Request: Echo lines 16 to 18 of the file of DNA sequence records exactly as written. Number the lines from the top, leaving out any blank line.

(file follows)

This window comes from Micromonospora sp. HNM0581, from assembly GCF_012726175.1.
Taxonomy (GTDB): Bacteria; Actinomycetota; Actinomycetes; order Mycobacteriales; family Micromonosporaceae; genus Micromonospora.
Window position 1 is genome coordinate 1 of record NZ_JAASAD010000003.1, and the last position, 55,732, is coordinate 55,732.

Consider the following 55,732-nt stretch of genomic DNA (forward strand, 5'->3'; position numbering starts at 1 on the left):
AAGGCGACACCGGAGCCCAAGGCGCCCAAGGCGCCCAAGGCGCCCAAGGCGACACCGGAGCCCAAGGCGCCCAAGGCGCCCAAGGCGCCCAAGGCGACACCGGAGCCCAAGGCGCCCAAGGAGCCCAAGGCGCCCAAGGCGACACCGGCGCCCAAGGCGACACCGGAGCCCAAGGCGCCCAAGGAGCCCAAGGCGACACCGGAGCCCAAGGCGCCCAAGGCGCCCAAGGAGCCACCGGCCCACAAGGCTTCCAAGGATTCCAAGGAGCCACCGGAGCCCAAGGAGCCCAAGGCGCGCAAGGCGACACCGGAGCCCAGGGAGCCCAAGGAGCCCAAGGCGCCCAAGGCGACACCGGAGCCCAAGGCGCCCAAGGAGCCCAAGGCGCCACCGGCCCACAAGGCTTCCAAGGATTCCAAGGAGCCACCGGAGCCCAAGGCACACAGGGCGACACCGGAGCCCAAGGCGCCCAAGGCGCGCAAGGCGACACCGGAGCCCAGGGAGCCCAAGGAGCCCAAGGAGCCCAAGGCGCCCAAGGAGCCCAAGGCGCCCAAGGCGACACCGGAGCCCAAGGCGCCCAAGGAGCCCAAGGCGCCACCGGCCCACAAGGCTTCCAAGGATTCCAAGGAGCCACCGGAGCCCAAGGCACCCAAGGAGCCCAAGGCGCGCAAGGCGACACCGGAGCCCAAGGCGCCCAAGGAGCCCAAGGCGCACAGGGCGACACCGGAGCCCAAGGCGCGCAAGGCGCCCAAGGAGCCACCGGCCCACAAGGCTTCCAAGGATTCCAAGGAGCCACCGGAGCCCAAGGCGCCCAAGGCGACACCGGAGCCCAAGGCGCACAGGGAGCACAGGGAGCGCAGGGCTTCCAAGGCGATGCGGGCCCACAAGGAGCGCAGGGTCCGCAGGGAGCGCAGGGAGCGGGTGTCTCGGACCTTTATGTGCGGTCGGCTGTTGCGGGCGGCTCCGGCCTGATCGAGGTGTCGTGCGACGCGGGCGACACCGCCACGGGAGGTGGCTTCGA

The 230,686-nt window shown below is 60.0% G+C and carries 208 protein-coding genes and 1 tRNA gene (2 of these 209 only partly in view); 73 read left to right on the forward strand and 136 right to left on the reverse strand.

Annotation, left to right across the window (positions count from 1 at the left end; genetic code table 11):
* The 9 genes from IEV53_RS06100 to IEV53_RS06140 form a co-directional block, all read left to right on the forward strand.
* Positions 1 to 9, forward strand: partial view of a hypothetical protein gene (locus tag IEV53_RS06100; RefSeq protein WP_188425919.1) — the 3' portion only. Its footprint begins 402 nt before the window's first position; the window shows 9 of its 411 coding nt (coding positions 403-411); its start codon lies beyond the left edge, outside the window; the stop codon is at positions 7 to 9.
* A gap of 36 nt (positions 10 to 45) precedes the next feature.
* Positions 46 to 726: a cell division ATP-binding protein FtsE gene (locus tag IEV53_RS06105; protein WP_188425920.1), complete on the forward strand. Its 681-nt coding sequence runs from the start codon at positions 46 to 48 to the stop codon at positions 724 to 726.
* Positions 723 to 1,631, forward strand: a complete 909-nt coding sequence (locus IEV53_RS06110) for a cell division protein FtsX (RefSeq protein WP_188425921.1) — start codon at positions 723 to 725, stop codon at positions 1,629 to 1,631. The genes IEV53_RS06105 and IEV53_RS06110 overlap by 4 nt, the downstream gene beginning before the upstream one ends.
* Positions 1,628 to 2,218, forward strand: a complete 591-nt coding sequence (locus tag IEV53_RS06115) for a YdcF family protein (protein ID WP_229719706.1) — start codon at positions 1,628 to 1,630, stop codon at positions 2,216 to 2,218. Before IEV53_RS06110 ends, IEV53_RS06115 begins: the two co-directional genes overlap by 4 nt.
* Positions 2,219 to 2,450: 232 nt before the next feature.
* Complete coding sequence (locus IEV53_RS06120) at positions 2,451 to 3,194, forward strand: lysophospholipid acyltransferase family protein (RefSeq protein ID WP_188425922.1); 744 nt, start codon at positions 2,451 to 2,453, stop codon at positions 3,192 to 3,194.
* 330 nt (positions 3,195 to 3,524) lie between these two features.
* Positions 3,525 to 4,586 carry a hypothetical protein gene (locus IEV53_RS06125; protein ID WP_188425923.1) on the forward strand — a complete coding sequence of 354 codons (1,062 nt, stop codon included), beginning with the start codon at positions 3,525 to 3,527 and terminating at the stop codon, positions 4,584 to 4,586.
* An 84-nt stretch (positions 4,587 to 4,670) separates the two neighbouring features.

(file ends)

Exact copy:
* 330 nt (positions 3,195 to 3,524) lie between these two features.
* Positions 3,525 to 4,586 carry a hypothetical protein gene (locus IEV53_RS06125; protein ID WP_188425923.1) on the forward strand — a complete coding sequence of 354 codons (1,062 nt, stop codon included), beginning with the start codon at positions 3,525 to 3,527 and terminating at the stop codon, positions 4,584 to 4,586.
* An 84-nt stretch (positions 4,587 to 4,670) separates the two neighbouring features.